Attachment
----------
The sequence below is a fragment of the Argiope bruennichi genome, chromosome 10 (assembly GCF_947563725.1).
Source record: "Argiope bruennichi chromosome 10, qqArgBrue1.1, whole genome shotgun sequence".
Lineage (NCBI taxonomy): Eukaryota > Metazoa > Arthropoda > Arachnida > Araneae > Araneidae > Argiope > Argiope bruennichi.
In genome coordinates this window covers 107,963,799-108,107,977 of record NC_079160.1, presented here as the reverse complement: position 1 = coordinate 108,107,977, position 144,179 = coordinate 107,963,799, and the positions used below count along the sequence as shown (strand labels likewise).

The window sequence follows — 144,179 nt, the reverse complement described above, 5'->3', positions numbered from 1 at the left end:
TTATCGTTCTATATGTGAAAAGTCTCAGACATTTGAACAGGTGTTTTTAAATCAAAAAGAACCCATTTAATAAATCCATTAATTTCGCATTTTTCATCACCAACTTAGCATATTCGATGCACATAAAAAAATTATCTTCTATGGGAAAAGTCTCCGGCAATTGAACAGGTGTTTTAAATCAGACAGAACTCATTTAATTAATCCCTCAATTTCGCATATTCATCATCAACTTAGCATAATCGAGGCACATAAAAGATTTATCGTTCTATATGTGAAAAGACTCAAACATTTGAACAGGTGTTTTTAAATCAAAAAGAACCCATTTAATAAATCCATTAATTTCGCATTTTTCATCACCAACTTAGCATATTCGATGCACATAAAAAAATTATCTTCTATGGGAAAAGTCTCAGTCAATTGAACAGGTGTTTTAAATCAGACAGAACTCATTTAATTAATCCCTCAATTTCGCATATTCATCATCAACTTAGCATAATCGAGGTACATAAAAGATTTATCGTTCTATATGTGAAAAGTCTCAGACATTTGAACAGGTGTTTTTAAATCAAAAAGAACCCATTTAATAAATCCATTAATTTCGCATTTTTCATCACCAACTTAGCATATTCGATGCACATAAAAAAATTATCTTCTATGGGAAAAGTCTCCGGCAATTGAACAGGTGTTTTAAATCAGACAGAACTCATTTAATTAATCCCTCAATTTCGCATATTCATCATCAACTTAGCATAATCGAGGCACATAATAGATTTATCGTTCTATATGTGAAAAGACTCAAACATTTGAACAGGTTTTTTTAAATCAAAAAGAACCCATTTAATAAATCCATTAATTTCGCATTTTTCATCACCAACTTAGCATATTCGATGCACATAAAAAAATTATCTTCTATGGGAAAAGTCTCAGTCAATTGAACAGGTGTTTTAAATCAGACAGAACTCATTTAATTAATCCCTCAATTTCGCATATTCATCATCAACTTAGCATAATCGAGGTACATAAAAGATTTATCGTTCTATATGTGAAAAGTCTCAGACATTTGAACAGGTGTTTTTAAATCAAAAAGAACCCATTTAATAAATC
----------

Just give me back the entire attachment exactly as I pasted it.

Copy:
The sequence below is a fragment of the Argiope bruennichi genome, chromosome 10 (assembly GCF_947563725.1).
Source record: "Argiope bruennichi chromosome 10, qqArgBrue1.1, whole genome shotgun sequence".
Lineage (NCBI taxonomy): Eukaryota > Metazoa > Arthropoda > Arachnida > Araneae > Araneidae > Argiope > Argiope bruennichi.
In genome coordinates this window covers 107,963,799-108,107,977 of record NC_079160.1, presented here as the reverse complement: position 1 = coordinate 108,107,977, position 144,179 = coordinate 107,963,799, and the positions used below count along the sequence as shown (strand labels likewise).

The window sequence follows — 144,179 nt, the reverse complement described above, 5'->3', positions numbered from 1 at the left end:
TTATCGTTCTATATGTGAAAAGTCTCAGACATTTGAACAGGTGTTTTTAAATCAAAAAGAACCCATTTAATAAATCCATTAATTTCGCATTTTTCATCACCAACTTAGCATATTCGATGCACATAAAAAAATTATCTTCTATGGGAAAAGTCTCCGGCAATTGAACAGGTGTTTTAAATCAGACAGAACTCATTTAATTAATCCCTCAATTTCGCATATTCATCATCAACTTAGCATAATCGAGGCACATAAAAGATTTATCGTTCTATATGTGAAAAGACTCAAACATTTGAACAGGTGTTTTTAAATCAAAAAGAACCCATTTAATAAATCCATTAATTTCGCATTTTTCATCACCAACTTAGCATATTCGATGCACATAAAAAAATTATCTTCTATGGGAAAAGTCTCAGTCAATTGAACAGGTGTTTTAAATCAGACAGAACTCATTTAATTAATCCCTCAATTTCGCATATTCATCATCAACTTAGCATAATCGAGGTACATAAAAGATTTATCGTTCTATATGTGAAAAGTCTCAGACATTTGAACAGGTGTTTTTAAATCAAAAAGAACCCATTTAATAAATCCATTAATTTCGCATTTTTCATCACCAACTTAGCATATTCGATGCACATAAAAAAATTATCTTCTATGGGAAAAGTCTCCGGCAATTGAACAGGTGTTTTAAATCAGACAGAACTCATTTAATTAATCCCTCAATTTCGCATATTCATCATCAACTTAGCATAATCGAGGCACATAATAGATTTATCGTTCTATATGTGAAAAGACTCAAACATTTGAACAGGTTTTTTTAAATCAAAAAGAACCCATTTAATAAATCCATTAATTTCGCATTTTTCATCACCAACTTAGCATATTCGATGCACATAAAAAAATTATCTTCTATGGGAAAAGTCTCAGTCAATTGAACAGGTGTTTTAAATCAGACAGAACTCATTTAATTAATCCCTCAATTTCGCATATTCATCATCAACTTAGCATAATCGAGGTACATAAAAGATTTATCGTTCTATATGTGAAAAGTCTCAGACATTTGAACAGGTGTTTTTAAATCAAAAAGAACCCATTTAATAAATC